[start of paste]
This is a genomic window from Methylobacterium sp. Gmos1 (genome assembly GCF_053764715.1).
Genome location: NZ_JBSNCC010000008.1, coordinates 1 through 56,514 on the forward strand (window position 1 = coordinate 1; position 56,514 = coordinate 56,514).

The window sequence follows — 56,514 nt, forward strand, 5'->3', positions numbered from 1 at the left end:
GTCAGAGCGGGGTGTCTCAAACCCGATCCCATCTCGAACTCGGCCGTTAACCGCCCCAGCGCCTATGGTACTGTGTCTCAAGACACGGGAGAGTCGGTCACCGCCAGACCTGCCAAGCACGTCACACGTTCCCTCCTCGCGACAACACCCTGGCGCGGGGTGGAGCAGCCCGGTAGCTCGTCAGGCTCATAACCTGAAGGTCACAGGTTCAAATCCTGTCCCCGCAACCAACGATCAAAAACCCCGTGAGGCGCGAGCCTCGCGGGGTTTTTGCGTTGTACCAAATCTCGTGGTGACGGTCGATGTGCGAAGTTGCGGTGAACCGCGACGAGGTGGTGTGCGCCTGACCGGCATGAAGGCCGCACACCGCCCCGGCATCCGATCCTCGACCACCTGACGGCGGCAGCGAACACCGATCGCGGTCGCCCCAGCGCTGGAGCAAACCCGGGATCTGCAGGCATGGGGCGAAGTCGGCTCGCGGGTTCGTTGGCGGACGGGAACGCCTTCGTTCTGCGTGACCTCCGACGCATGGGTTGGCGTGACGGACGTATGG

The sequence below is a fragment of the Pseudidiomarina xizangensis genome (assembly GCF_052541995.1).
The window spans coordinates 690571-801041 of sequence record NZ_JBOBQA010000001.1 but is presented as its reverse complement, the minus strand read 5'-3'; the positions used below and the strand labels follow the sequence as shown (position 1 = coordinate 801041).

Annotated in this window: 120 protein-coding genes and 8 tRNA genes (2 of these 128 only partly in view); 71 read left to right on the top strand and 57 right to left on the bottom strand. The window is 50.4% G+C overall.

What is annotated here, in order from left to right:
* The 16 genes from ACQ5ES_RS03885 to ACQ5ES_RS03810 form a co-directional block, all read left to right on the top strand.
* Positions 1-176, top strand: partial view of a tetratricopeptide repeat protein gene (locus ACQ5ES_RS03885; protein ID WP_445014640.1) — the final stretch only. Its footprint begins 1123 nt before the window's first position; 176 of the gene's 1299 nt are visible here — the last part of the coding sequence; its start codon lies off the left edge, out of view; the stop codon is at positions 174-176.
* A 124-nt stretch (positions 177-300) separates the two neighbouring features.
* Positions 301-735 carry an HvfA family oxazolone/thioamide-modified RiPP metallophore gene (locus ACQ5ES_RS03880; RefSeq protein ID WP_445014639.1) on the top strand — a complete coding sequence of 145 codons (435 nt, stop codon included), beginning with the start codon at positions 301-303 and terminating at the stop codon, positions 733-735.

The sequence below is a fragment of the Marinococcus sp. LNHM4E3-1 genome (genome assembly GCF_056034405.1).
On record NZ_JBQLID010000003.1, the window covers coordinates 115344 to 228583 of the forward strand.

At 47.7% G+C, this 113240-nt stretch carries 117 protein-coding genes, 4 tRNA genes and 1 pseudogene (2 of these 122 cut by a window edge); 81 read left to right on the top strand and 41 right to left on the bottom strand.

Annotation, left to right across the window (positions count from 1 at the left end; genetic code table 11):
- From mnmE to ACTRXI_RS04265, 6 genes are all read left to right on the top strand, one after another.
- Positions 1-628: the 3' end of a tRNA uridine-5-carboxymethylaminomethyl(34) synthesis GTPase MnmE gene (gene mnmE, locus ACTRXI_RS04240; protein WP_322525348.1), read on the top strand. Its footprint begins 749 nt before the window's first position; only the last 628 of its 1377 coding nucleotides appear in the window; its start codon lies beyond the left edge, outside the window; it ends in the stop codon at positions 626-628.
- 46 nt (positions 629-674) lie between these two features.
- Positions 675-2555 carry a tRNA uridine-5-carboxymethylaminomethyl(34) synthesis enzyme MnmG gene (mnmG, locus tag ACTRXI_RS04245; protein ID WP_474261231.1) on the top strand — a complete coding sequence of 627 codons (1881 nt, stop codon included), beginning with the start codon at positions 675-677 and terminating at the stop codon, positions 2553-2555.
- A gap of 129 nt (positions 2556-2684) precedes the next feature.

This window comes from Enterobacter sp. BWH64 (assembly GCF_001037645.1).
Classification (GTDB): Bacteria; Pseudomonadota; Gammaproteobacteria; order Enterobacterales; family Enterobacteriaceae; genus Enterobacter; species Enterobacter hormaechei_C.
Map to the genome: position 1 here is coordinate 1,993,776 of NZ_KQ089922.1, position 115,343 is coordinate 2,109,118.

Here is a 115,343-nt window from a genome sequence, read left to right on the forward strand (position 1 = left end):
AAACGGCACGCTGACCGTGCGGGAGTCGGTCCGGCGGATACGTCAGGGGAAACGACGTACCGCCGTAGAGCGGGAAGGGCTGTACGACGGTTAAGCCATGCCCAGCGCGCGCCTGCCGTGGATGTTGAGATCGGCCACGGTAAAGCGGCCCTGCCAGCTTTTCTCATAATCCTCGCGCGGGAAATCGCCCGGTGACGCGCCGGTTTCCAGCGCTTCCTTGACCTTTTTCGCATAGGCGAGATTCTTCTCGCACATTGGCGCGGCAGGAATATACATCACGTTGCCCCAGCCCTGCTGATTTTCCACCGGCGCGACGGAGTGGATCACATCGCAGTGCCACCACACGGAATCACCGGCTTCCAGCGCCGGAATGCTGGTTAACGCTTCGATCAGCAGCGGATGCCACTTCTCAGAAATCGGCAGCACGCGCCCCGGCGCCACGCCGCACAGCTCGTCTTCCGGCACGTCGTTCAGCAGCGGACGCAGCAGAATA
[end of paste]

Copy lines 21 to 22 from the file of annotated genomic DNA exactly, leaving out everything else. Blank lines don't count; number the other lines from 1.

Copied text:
- A gap of 129 nt (positions 2556-2684) precedes the next feature.

This window comes from Enterobacter sp. BWH64 (assembly GCF_001037645.1).